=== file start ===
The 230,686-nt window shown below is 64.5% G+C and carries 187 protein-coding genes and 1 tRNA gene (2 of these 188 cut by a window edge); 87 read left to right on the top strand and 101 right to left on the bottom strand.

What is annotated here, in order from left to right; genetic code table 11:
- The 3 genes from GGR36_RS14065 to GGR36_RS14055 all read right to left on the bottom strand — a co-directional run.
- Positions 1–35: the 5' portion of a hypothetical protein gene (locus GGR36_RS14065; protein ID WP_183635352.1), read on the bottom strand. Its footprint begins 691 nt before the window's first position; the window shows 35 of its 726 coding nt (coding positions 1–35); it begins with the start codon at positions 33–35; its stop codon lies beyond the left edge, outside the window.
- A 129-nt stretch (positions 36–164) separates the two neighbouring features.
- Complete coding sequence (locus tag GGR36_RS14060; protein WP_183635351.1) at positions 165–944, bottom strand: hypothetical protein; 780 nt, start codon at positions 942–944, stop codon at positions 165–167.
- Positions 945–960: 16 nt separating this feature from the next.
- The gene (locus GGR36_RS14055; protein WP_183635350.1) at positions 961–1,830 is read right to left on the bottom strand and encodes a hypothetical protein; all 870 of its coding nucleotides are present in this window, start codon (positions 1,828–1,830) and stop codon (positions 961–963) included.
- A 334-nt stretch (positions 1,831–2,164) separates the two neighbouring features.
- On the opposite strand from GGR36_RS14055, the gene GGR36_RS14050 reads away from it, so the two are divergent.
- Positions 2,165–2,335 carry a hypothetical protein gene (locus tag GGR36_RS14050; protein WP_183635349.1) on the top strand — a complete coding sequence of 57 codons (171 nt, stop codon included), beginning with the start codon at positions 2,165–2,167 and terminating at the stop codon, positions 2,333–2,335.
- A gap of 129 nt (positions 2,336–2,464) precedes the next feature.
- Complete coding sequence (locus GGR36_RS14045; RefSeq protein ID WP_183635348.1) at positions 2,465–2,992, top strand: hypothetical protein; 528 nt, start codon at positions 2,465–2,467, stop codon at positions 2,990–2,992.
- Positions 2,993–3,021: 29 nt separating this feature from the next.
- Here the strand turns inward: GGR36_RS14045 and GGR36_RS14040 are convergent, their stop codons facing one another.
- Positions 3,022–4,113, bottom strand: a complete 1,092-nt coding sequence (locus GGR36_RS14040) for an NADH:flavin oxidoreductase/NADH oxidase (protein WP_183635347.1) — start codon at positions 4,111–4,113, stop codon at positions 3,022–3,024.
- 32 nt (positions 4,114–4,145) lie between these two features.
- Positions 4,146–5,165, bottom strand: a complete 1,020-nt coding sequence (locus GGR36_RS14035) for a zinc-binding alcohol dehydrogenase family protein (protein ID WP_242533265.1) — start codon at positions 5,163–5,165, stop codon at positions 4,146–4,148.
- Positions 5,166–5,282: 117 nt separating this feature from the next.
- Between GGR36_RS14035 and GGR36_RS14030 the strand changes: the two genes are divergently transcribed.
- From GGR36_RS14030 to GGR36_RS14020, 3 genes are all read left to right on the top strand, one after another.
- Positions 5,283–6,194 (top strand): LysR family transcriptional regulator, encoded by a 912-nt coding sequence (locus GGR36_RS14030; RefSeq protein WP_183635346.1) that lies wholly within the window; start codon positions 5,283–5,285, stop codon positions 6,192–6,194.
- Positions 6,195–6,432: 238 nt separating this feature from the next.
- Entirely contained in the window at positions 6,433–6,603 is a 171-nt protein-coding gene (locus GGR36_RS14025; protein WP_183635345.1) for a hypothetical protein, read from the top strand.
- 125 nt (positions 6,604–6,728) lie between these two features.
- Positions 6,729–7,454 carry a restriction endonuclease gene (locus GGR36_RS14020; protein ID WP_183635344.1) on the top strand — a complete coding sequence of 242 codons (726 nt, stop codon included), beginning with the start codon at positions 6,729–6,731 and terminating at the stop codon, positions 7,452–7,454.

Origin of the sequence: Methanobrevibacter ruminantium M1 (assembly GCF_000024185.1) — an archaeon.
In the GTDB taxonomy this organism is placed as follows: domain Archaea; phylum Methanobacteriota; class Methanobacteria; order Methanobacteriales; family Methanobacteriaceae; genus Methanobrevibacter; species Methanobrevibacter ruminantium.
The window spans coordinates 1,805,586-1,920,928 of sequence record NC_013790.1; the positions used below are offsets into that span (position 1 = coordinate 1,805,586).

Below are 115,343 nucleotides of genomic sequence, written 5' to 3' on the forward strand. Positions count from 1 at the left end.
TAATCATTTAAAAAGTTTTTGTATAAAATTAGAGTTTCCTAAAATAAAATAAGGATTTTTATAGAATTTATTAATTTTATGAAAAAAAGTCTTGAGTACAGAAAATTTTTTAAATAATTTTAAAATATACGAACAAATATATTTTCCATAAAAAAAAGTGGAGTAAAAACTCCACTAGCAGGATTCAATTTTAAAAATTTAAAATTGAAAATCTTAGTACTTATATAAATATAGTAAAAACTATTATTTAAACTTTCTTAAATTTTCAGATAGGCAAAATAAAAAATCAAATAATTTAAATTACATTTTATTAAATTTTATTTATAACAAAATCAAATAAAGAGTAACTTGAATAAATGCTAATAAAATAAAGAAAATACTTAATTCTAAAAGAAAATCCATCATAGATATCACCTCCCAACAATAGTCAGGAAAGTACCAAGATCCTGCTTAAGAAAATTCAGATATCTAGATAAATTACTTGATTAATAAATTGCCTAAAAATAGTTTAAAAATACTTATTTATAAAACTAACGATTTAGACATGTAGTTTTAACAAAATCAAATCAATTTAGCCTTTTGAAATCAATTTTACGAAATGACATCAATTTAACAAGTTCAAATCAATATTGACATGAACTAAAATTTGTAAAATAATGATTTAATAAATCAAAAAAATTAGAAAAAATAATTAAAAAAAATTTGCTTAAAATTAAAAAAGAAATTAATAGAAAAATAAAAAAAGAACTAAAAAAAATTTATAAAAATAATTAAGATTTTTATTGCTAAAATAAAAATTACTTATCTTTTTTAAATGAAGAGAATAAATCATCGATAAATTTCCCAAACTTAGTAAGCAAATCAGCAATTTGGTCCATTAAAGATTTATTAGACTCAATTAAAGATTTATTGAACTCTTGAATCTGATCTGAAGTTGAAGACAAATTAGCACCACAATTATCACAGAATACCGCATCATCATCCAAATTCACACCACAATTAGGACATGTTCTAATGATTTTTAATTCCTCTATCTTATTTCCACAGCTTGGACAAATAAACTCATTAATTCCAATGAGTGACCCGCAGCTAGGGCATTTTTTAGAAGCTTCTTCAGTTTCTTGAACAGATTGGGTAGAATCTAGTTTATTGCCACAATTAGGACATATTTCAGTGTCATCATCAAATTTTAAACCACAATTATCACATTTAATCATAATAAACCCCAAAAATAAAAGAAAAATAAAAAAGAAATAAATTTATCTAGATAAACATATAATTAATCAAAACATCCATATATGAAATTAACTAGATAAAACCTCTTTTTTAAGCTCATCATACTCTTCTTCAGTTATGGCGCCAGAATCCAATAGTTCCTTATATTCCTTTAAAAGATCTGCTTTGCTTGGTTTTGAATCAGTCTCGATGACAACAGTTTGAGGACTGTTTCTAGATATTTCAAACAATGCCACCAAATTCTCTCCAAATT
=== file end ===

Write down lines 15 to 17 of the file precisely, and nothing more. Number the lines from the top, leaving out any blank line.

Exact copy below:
- Here the strand turns inward: GGR36_RS14045 and GGR36_RS14040 are convergent, their stop codons facing one another.
- Positions 3,022–4,113, bottom strand: a complete 1,092-nt coding sequence (locus GGR36_RS14040) for an NADH:flavin oxidoreductase/NADH oxidase (protein WP_183635347.1) — start codon at positions 4,111–4,113, stop codon at positions 3,022–3,024.
- 32 nt (positions 4,114–4,145) lie between these two features.